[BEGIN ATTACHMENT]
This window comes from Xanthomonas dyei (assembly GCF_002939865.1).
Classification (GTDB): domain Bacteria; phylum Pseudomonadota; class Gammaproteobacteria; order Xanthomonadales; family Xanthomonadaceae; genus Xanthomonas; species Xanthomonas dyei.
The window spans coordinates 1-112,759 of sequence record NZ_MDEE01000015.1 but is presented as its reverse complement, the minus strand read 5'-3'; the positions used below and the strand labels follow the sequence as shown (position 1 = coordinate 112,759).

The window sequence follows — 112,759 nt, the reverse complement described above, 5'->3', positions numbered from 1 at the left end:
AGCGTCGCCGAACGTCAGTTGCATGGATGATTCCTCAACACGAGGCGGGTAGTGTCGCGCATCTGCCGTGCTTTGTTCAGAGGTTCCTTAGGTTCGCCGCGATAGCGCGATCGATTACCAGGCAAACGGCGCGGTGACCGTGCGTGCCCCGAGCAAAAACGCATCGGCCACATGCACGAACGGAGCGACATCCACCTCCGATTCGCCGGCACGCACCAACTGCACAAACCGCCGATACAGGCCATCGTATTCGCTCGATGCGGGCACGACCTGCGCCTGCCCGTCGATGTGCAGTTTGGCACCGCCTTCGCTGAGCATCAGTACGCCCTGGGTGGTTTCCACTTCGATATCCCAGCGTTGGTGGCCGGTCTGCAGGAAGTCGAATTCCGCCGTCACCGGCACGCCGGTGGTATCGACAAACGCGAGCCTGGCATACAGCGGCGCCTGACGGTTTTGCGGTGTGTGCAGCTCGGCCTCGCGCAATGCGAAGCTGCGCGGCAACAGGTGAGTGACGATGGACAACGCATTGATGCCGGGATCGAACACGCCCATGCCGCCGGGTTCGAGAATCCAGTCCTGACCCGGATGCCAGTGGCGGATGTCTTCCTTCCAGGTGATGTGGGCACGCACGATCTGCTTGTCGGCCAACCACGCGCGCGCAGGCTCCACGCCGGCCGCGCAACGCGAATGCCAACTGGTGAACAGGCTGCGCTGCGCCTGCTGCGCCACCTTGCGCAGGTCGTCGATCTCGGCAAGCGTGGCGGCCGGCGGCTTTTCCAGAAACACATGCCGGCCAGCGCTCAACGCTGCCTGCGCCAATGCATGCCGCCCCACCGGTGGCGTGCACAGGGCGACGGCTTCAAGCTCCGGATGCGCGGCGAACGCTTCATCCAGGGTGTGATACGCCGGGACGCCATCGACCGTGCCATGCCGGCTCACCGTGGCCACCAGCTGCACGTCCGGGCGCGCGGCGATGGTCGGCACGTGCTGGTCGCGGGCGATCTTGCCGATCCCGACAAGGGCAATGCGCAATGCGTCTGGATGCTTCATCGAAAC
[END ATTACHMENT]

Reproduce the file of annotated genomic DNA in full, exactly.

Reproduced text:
This window comes from Xanthomonas dyei (assembly GCF_002939865.1).
Classification (GTDB): domain Bacteria; phylum Pseudomonadota; class Gammaproteobacteria; order Xanthomonadales; family Xanthomonadaceae; genus Xanthomonas; species Xanthomonas dyei.
The window spans coordinates 1-112,759 of sequence record NZ_MDEE01000015.1 but is presented as its reverse complement, the minus strand read 5'-3'; the positions used below and the strand labels follow the sequence as shown (position 1 = coordinate 112,759).

The window sequence follows — 112,759 nt, the reverse complement described above, 5'->3', positions numbered from 1 at the left end:
AGCGTCGCCGAACGTCAGTTGCATGGATGATTCCTCAACACGAGGCGGGTAGTGTCGCGCATCTGCCGTGCTTTGTTCAGAGGTTCCTTAGGTTCGCCGCGATAGCGCGATCGATTACCAGGCAAACGGCGCGGTGACCGTGCGTGCCCCGAGCAAAAACGCATCGGCCACATGCACGAACGGAGCGACATCCACCTCCGATTCGCCGGCACGCACCAACTGCACAAACCGCCGATACAGGCCATCGTATTCGCTCGATGCGGGCACGACCTGCGCCTGCCCGTCGATGTGCAGTTTGGCACCGCCTTCGCTGAGCATCAGTACGCCCTGGGTGGTTTCCACTTCGATATCCCAGCGTTGGTGGCCGGTCTGCAGGAAGTCGAATTCCGCCGTCACCGGCACGCCGGTGGTATCGACAAACGCGAGCCTGGCATACAGCGGCGCCTGACGGTTTTGCGGTGTGTGCAGCTCGGCCTCGCGCAATGCGAAGCTGCGCGGCAACAGGTGAGTGACGATGGACAACGCATTGATGCCGGGATCGAACACGCCCATGCCGCCGGGTTCGAGAATCCAGTCCTGACCCGGATGCCAGTGGCGGATGTCTTCCTTCCAGGTGATGTGGGCACGCACGATCTGCTTGTCGGCCAACCACGCGCGCGCAGGCTCCACGCCGGCCGCGCAACGCGAATGCCAACTGGTGAACAGGCTGCGCTGCGCCTGCTGCGCCACCTTGCGCAGGTCGTCGATCTCGGCAAGCGTGGCGGCCGGCGGCTTTTCCAGAAACACATGCCGGCCAGCGCTCAACGCTGCCTGCGCCAATGCATGCCGCCCCACCGGTGGCGTGCACAGGGCGACGGCTTCAAGCTCCGGATGCGCGGCGAACGCTTCATCCAGGGTGTGATACGCCGGGACGCCATCGACCGTGCCATGCCGGCTCACCGTGGCCACCAGCTGCACGTCCGGGCGCGCGGCGATGGTCGGCACGTGCTGGTCGCGGGCGATCTTGCCGATCCCGACAAGGGCAATGCGCAATGCGTCTGGATGCTTCATCGAAAC